Kauchak, D., & Eggen, P. (2005). Introduction to Teaching: Becoming a Professional, 2e. Retrieved from University of Phoenix.

Monday, January 25, 2010

Curiosity in Action: My Teaching Philosophy

This was recently written for a class....

Becoming an elementary school teacher requires evaluating ones own educational philosophies constantly over the course of ones career. Being a teacher is a huge responsibility to the children we have in our class and to the communities we let the children fly free in. Our task as teachers should be to inspire creativity and encourage children to take an active interest in the world around them. We must remember that these children will grow up to be our future leaders. Teachers should help students learn the tools they will need to be successful in society.

Teaching is about inspiring others and learning about oneself in the process. To inspire learning in children it is important to offer opportunities for the students to lead their learning. These opportunities should include creative and hands-on activities in which students can explore real-world knowledge and put them into action. Fostering community involvement and civic duty in early years will support students in developing a sense of themselves in their community and help them to be more responsible in their actions. As teachers, we can learn from our students what is important to them and guide them in positive directions.

Students have an innate curiosity that we as teachers should embrace. Students want to have fun during learning, many students would rather be working on projects, experiments, and other activities than listen to a teacher stand in front of the class and lecture. Students are more interested in their learning if they can be allowed to participate in the subject matter they are studying. Students are more productive if they are fed, rested, and relaxed. Students believe they are successful when they can see that their work is appreciated and are given opportunities to share what they enjoy about their work. Students can help teach others by exhibiting their knowledge.

Knowledge changes with time. We gain knowledge from others and from trial and error. People who are given opportunities to explore other world views will have a better understanding of their own perspective and learn to respect other views. Community, religion, ethnicity, and the resources available influence ones knowledge. Knowledge is not best put to use to control others but to guide ones way of life and ones own interaction with the world around oneself.

Exposing our minds to many ideas and different ways of thinking is important. When this is done, students have a better chance of utilizing critical thinking skills. Students can explore the various aspects of environmental and social justice issues. These concepts can be integrated into science, math, social studies, english, music, and art. Students will be better able to understand the world around them and the people in this world. It would also do our students good to explore back to basics, like identifying local edible plants, land navigation, simple recipes, homeopathic natural remedies, creating by hand, and survival techniques.

The future of the planet is of immense concern to me. I learned as an undergraduate that one is more effective in making change if one can dedicate themselves to a cause and can see more positive change if they work locally. My educational philosophy stems from the core of act locally and think globally. I want students to explore the beauty of community through student-based action. It is never too early to introduce ideas of compassion, action, and responsibility. Projects the children could get involved with are a community garden, reading programs with elders and peers, the local food bank, murals, organizations that help the house-less, coastal cleanups, and park beautification days. I believe that even with structure given by the federal, state, and local government on what curriculum should be taught, there are many roads to reaching the same foundations. As a teacher the ideas of my students should be integrated into lessons. In doing this, I will keep on learning and also encourage the children to care more about school and the world around them. Round table discussions and constant feedback are better at assessing my students success than standardized testing. Even so, I think that students should be able to perform on standardized testing. Equipping children with the tools on how to comply with the requirements set forth by the government is also very important. The educational philosophies that I most relate to are Progressivism and Postmodernism. Labaree (2005) states about pedagogical Progressivism or constructivism:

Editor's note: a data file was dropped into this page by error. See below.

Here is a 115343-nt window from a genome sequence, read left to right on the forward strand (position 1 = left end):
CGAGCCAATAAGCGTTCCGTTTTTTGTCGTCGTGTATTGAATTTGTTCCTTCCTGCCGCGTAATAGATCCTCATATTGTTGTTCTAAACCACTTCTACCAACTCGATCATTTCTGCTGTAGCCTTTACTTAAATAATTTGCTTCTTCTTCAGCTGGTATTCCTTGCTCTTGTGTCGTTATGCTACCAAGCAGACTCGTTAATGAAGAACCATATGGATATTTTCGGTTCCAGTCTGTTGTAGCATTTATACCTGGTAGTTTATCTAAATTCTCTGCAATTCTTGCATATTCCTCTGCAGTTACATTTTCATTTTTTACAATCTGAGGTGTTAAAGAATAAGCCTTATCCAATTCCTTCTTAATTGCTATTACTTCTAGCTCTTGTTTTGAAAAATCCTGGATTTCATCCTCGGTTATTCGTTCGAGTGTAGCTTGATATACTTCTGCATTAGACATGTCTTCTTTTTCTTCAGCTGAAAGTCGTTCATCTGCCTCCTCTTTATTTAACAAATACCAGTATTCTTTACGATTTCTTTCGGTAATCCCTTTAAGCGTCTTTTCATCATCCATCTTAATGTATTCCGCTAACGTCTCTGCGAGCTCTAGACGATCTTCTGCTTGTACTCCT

“It means basing instruction on the needs, interests and developmental stage of the child; it means teaching students the skills they need in order to learn any subject, instead of focusing on transmitting a particular subject; it means promoting discovery and self-directed learning by the student through active engagement; it means having students work on projects that express student purposes and that integrate the disciplines around socially relevant themes; and it means promoting values of community, cooperation, tolerance, justice and democratic equality.”

In addition to being active in one's community it is important to examine how our society has come to have certain issues. When discussing these topics teachers can take into account age appropriateness as well as to the depth in which the students are interested. In the text Introduction to Teaching the authors define, on page 221, Postmodernism as “an educational philosophy that contends that many of the institutions in our society, including schools, are used by those in power to control and marginalize those who lack power.” (Kauchak and Eggen 2005) In honor of the people of our past and present I think it is important to have resources available to the students which let them learn about the struggles of such people as Emma Goldman, Martin Luther King Jr, Frida Kahlo, Mahatma Gandhi, Julia Butterfly, Cesar Chavez, and many more.